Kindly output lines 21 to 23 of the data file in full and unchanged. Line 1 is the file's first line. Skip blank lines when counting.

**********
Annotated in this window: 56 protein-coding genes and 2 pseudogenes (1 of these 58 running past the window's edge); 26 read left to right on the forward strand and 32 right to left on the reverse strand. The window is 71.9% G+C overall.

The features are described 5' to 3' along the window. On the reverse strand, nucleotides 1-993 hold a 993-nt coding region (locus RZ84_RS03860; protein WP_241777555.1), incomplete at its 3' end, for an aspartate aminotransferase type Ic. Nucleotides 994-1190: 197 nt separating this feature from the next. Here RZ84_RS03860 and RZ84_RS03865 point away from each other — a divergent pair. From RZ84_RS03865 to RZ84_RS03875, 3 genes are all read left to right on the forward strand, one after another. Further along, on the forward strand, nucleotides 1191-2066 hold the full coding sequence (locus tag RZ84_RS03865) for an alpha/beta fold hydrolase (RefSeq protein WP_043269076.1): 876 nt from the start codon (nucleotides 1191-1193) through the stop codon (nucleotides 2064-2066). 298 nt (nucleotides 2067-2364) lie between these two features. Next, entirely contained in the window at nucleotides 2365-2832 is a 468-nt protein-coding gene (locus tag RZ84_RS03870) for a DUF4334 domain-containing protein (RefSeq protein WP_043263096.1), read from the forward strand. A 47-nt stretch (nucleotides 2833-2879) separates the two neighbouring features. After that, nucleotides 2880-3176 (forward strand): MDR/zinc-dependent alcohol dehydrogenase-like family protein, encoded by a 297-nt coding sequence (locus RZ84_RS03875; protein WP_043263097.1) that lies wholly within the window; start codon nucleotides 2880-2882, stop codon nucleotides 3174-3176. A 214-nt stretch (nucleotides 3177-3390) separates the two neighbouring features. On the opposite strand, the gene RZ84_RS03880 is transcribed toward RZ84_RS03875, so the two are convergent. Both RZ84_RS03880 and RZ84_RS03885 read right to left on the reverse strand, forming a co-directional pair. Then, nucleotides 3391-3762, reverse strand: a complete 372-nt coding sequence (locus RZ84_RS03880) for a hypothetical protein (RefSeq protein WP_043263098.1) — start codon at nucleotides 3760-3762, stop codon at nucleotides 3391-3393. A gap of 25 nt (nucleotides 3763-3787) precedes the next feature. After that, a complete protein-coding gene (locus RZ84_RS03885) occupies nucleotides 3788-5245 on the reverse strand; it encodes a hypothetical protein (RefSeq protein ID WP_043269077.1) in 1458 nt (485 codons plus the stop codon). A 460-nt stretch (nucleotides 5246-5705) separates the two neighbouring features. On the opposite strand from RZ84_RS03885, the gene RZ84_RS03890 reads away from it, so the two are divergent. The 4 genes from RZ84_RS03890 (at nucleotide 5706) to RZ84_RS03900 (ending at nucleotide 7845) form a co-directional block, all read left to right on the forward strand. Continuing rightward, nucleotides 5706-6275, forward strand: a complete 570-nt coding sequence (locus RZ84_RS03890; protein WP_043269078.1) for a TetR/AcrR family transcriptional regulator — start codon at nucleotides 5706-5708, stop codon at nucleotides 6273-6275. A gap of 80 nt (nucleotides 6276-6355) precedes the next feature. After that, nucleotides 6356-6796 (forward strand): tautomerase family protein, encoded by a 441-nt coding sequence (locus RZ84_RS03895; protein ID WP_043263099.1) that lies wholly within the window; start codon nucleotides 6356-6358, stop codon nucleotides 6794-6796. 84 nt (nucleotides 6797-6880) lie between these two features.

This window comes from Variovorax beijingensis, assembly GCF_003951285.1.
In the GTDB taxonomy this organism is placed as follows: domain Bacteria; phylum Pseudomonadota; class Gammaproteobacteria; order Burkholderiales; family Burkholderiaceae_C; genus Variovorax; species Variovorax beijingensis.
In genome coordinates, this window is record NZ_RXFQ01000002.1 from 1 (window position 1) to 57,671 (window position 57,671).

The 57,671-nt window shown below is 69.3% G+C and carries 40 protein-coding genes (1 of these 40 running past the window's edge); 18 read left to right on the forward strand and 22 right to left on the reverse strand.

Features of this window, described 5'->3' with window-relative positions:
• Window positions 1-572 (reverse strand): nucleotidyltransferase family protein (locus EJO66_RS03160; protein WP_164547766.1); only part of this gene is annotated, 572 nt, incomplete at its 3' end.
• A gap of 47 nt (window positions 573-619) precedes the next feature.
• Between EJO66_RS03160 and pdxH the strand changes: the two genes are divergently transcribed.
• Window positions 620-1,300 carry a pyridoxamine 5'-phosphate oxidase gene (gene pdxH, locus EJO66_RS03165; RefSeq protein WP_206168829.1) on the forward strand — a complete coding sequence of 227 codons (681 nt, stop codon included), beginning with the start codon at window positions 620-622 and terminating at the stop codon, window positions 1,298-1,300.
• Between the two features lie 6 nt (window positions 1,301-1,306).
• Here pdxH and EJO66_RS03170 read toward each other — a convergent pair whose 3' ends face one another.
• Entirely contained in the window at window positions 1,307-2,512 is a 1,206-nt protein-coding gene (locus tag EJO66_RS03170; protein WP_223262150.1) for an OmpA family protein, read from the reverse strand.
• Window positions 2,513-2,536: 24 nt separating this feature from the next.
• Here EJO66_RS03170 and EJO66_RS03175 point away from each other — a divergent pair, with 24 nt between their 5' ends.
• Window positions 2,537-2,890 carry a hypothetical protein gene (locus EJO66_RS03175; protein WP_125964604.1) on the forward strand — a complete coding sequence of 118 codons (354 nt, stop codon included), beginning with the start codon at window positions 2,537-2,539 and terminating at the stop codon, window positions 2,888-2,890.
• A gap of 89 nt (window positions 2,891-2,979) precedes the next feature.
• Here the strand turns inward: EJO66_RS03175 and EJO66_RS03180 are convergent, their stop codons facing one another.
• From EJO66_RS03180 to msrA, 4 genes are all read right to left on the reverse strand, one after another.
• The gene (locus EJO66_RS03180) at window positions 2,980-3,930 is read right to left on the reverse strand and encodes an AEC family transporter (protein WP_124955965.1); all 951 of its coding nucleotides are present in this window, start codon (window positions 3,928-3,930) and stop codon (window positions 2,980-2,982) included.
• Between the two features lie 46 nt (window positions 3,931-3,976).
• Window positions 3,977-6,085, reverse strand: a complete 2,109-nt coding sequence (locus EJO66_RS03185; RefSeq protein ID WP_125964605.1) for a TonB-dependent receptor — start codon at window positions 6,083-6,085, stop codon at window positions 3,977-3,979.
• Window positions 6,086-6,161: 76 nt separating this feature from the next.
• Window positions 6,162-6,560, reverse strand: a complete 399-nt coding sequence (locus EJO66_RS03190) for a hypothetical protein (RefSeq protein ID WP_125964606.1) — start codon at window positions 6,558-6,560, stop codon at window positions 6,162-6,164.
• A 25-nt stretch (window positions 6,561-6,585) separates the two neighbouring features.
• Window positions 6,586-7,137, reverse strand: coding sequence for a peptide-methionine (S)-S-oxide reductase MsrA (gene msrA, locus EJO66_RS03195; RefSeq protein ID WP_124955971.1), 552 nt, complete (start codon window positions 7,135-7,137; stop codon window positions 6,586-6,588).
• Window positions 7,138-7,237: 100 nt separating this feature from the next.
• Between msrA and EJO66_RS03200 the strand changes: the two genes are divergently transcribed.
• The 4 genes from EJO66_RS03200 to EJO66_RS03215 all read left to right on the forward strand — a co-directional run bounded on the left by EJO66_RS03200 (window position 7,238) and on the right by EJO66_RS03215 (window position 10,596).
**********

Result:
• The gene (locus EJO66_RS03180) at window positions 2,980-3,930 is read right to left on the reverse strand and encodes an AEC family transporter (protein WP_124955965.1); all 951 of its coding nucleotides are present in this window, start codon (window positions 3,928-3,930) and stop codon (window positions 2,980-2,982) included.
• Between the two features lie 46 nt (window positions 3,931-3,976).
• Window positions 3,977-6,085, reverse strand: a complete 2,109-nt coding sequence (locus EJO66_RS03185; RefSeq protein ID WP_125964605.1) for a TonB-dependent receptor — start codon at window positions 6,083-6,085, stop codon at window positions 3,977-3,979.